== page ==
Get it straight: Not every discussion is about what is between your legs Featured

Social media was awash, over the weekend, with a discussion about one Dr. Loiuse Carol Serwaa Donkor, who is contesting for the Tafo Pankrono seat in the upcoming New Patriotic Party (NPP) parliamentary primaries slated for June 20.

The said Doctor had appeared on the Point Blank segment of Citi FM’s flagship news programme ‘Eye Witness News’ where an infamous comment she is made in 2018 was put before her.

Surprisingly, Dr Donkor denied writing those words and claimed they were ‘photoshopped’. Her denial was not in itself shocking, but the fact that information about her suggest she teaches or used to teach at the nation’s premium communications institute, the Ghana Institute of Journalism (GIJ).

Good option

Best communication, or better still public relations, practices suggest that when confronted with ‘crisis’, you face it and deal with it, and not run from it.

Founder of Modern Public Relations and originator of modern crisis communications, Ivy Ledbetter Lee, is credited as one of the best PR practitioners of the world due to his handling of the Rockefeller family and their Standard Oil crisis, also known as the "Ludlow Massacre."

By best practices, and going by the Ivy Lee style, Dr Donkor had a fine opportunity to accept her words. Beyond that, it offers her an opportunity to give further clarification on exactly what she intended to mean since it is a known fact that, in communication, the encoder’s meaning is not always received as intended by the decoder, and that is why feedback is always key. She then would have used the opportunity to show remorse for the words and apologise for it.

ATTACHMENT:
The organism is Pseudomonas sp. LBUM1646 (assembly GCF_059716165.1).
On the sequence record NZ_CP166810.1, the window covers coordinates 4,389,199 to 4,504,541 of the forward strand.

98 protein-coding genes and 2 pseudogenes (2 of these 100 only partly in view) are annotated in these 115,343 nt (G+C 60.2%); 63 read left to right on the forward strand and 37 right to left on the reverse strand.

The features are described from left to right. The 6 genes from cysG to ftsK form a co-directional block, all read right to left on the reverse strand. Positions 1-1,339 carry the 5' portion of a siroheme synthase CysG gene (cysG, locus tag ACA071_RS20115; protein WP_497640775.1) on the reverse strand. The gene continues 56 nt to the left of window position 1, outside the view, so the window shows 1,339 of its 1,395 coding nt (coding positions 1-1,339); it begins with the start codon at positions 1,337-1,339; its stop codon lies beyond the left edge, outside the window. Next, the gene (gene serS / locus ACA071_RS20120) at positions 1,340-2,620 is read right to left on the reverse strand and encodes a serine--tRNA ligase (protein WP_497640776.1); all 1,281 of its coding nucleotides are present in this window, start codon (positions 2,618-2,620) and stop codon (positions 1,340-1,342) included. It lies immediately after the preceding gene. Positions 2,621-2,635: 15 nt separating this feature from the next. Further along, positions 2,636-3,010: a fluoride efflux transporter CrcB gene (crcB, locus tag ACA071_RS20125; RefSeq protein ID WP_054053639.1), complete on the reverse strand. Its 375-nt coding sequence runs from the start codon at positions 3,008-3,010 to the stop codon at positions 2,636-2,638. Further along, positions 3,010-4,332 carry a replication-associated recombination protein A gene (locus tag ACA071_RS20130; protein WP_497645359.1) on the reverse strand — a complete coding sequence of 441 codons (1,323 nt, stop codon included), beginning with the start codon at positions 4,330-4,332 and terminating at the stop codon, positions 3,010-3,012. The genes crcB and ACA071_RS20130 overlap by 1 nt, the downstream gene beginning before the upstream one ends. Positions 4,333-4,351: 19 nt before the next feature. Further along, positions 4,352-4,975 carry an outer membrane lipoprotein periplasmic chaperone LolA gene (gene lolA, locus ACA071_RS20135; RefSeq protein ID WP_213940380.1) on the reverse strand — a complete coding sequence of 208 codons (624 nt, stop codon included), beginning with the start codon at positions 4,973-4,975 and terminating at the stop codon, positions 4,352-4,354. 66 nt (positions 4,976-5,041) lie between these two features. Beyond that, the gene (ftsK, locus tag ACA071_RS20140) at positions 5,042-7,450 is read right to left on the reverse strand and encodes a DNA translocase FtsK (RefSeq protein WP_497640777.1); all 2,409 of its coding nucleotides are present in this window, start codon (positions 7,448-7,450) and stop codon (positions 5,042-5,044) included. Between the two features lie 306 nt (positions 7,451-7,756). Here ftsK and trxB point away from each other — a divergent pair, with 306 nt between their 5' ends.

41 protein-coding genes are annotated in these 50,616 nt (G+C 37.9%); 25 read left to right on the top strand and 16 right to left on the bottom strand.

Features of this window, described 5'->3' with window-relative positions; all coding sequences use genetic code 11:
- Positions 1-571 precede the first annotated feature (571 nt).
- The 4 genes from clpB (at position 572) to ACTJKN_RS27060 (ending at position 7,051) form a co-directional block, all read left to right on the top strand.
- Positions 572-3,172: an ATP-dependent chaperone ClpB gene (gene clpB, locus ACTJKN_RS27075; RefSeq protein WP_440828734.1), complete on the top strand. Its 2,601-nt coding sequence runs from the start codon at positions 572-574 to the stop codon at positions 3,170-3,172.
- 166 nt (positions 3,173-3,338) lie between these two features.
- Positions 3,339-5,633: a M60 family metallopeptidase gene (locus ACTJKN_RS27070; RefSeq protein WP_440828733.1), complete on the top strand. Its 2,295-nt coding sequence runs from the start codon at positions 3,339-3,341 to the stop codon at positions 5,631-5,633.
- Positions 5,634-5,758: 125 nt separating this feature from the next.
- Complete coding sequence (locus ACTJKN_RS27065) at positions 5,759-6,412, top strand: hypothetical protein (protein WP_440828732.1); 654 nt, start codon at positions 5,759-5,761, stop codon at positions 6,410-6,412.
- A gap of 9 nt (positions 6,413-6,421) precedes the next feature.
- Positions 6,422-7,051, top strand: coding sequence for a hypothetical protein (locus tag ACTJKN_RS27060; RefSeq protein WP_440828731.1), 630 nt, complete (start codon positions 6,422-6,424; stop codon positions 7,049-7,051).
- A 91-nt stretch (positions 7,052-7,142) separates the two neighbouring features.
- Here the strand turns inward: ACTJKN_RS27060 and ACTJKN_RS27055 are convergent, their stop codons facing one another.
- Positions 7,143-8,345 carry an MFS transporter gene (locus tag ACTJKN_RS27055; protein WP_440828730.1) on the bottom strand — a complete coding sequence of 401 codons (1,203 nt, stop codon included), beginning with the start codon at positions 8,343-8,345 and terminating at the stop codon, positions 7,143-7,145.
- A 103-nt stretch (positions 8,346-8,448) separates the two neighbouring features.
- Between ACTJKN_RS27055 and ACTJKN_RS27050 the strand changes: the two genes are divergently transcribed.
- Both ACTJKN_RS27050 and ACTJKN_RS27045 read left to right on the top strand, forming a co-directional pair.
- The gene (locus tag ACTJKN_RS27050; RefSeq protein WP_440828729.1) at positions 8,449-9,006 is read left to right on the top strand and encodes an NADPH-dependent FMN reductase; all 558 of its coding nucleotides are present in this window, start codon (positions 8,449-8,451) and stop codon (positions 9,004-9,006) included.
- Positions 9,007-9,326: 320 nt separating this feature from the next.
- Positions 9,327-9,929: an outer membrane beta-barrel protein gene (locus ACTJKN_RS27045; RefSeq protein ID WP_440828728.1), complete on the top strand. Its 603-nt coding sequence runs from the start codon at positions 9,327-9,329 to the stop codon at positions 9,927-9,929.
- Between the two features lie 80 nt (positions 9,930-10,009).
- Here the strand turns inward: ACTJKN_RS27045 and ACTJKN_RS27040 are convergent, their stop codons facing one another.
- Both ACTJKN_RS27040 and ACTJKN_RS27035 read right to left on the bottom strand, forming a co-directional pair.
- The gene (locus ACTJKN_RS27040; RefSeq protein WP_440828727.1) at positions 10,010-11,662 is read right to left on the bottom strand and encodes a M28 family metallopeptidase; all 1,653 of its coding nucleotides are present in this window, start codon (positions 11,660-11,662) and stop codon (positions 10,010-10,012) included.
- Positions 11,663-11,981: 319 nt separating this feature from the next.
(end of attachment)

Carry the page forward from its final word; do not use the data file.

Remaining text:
Dr Donkor, who is a presidential staffer, was suspended by   the Chief of Staff, Frema Opare, when the issue broke up in 2018.

The lawyers have something they call ‘Double jeopardy, which says that an individual cannot be tried twice for the same crime. This means you can’t also be punished twice for the same crime.

Having already been punished for this particular issue by her employers, she had a good opportunity to plead with Ghanaians to let the sleeping dogs lie by asking that they forgive her and let it go since she has already been punished for that same ‘crime’.

The attempt to deny it flatly and claim it was ‘photoshopped’ is an insult to the Chief of Staff and affront to communication best practices and should not be coming from someone who teaches in a renowned communications institution.

Playing victim

As expected, one Felicity Nelson, a member of ‘Pepperdem Ministries’, a feminist group co-founded by Dr Donkor, came out to turn the issue around to make it look like Dr Donkor’s gaffe is being discussed because she is a woman. She cited supposed attacks on NPP members by the Member of Parliament for Assin Central, Ken Agyapong, to claim “the political space continues to be a hostile arena for women”.

The attempt to turn every serious discussion into a gender based one and play victim for one’s recklessness by these modern day ‘feminist’ groups is nauseating, to say the least.

A former Deputy Minister of Agriculture and Member of Parliament for Akyem Oda, William Agyapong Quaittoo, was made to resign from his position as a deputy minister due to a statement he reportedly made against ‘Northerners’. And several men have been sacked from the Akufo-Addo government and other offices due to their actions or inactions.